Bomfleur recalled Moestrup looking at the fossil and saying, "It is often very hard or impossible to identify microfossils, but this one was easy. It is the ciliate Vorticella and the helical structure is the stalk."

Bomfleur and his colleagues detailed their research this week in the journal Proceedings of the National Academy of Sciences.
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Old 12-08-2012, 03:41 PM   #169
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I just finished that article on Quantum Mechanics. Fascinating stuff.

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Carl Sagan's "Pale Blue Dot"

http://vimeo.com/51960515#at=1
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Old 12-08-2012, 04:08 PM   #170
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I love how Carl Sagan seems to be getting a new audience these days.
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Old 12-09-2012, 06:29 AM   #171
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Beelions and Beelions of people have been interested in his work
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Old 12-09-2012, 10:22 AM   #172
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I just finished that article on Quantum Mechanics. Fascinating stuff.

----

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http://vimeo.com/51960515#at=1
Need to revisit this when I can actually sit down focus. Looks incredibly fascinating though.
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Old 12-11-2012, 07:12 AM   #173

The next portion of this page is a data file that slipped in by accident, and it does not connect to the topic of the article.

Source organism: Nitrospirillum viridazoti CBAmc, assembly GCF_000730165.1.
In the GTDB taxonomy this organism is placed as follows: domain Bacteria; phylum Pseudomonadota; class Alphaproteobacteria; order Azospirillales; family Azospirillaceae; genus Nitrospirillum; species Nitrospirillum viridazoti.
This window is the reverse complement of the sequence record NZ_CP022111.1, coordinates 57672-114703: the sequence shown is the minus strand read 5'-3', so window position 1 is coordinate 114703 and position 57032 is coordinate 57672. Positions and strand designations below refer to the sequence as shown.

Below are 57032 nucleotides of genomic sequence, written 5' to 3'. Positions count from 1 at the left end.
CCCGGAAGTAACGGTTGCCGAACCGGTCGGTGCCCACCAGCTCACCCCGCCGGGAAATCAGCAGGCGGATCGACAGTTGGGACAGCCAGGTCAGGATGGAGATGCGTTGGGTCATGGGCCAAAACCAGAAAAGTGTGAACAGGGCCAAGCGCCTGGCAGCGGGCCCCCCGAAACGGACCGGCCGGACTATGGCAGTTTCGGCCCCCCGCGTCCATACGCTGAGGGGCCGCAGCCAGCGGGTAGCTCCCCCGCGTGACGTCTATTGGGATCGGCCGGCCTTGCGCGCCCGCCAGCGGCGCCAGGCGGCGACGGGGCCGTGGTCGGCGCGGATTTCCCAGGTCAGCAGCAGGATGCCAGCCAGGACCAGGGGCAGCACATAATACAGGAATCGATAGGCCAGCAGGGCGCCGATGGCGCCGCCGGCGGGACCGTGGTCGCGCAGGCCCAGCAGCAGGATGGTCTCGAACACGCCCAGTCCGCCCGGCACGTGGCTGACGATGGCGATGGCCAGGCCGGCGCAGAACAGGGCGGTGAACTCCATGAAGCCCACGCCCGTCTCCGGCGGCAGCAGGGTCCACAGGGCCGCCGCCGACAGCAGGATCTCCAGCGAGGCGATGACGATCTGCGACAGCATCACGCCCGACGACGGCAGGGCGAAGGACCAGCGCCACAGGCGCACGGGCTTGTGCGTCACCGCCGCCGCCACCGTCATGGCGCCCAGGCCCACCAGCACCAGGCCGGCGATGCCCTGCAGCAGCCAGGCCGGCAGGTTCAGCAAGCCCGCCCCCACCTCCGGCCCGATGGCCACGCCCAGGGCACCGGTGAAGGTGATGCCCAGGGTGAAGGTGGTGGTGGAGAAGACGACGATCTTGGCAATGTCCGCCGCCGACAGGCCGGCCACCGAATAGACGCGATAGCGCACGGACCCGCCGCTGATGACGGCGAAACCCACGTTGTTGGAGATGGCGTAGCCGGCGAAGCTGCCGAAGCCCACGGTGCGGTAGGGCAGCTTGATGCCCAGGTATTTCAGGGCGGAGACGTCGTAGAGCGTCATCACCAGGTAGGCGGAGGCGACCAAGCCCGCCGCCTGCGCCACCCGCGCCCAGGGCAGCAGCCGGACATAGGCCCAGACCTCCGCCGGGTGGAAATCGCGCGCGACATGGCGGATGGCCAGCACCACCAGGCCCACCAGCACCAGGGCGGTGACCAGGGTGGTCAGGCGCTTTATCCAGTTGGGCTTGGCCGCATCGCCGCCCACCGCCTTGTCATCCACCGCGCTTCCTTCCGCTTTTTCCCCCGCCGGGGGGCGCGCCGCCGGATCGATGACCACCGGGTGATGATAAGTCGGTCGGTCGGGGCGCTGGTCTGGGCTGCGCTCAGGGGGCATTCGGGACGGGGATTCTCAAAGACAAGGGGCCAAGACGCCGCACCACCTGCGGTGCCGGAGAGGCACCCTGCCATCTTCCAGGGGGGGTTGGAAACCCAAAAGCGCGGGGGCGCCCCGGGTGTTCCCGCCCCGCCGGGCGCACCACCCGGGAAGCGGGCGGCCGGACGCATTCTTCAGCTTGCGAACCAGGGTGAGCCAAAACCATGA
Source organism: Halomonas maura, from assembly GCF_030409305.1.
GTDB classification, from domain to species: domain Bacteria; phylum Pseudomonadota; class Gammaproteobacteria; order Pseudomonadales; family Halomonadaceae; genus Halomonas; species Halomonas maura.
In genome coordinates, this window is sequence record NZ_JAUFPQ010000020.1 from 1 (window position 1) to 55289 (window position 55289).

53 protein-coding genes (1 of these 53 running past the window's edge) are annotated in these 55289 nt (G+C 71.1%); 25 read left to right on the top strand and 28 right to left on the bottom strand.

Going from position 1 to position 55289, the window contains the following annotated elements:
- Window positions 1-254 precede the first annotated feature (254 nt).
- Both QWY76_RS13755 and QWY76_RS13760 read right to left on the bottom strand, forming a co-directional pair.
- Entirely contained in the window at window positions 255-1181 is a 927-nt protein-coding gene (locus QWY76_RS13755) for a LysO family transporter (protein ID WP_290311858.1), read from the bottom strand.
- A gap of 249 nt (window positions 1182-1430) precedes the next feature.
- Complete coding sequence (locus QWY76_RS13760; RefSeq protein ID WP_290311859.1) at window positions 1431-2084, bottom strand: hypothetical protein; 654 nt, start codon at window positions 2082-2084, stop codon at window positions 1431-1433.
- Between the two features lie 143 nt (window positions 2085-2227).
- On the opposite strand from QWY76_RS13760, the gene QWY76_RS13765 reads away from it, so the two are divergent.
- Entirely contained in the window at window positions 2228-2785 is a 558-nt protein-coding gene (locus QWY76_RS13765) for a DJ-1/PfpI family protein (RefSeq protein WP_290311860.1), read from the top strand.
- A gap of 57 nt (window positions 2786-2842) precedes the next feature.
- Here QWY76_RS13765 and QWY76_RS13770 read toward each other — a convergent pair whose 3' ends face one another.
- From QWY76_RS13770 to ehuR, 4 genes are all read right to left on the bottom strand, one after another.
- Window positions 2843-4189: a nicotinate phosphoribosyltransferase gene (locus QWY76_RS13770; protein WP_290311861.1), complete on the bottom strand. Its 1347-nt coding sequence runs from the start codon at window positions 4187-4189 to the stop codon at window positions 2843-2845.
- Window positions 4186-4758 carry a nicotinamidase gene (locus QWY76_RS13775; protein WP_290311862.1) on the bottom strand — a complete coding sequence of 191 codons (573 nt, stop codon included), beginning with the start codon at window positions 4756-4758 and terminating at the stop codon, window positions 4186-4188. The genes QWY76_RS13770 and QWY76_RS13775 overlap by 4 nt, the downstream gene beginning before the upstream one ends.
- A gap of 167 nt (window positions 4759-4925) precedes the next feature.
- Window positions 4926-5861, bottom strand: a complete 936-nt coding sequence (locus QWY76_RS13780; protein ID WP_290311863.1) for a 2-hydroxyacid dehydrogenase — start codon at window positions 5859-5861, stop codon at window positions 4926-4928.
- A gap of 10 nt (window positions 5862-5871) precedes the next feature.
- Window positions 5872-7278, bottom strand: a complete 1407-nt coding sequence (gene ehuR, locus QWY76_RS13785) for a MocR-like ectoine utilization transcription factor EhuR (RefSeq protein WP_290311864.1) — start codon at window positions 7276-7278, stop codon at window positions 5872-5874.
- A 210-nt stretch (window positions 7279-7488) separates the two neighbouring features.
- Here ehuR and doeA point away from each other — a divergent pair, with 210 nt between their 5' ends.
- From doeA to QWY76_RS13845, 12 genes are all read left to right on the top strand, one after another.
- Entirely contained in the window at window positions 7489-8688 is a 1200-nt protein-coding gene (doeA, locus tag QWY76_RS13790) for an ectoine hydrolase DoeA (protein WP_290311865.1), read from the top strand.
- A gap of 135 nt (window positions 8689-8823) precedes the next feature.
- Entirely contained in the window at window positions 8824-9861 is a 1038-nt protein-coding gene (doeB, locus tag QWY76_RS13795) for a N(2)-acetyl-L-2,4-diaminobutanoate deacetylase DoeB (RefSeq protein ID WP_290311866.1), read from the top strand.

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Scientists create brain cells from human urine

A new scientific study claims that human urine can be converted into brain cells. And the surprising discovery may extend beyond practical applications, allowing a way to circumvent the controversial debate over stem cell research.

The study, published online in Nature Methods and conducted by a team led by Chinese stem-cell biologist Duanqing Pei, found that cells generated from human waste might someday be used to study disease and even in therapeutic treatments for neurodegenerative diseases.

Plus, there's a potential added bonus to the discovery: Embryonic stem cells possess a high risk of developing tumors, which reportedly would not be an issue with cells taken from the urine samples.

The process works by transforming cells present in the urine into precursors of brain cells, known as neural progenitor cells. The study says the cells found in urine are a "much more accessible source" than cells found in skin and blood samples.

"This could definitely speed things up," James Ellis, a medical geneticist at Toronto's Hospital for Sick Children in Ontario, Canada, told Nature.
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Old 12-11-2012, 03:25 PM   #174
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"Pee brain."
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Old 12-11-2012, 06:45 PM   #175
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lol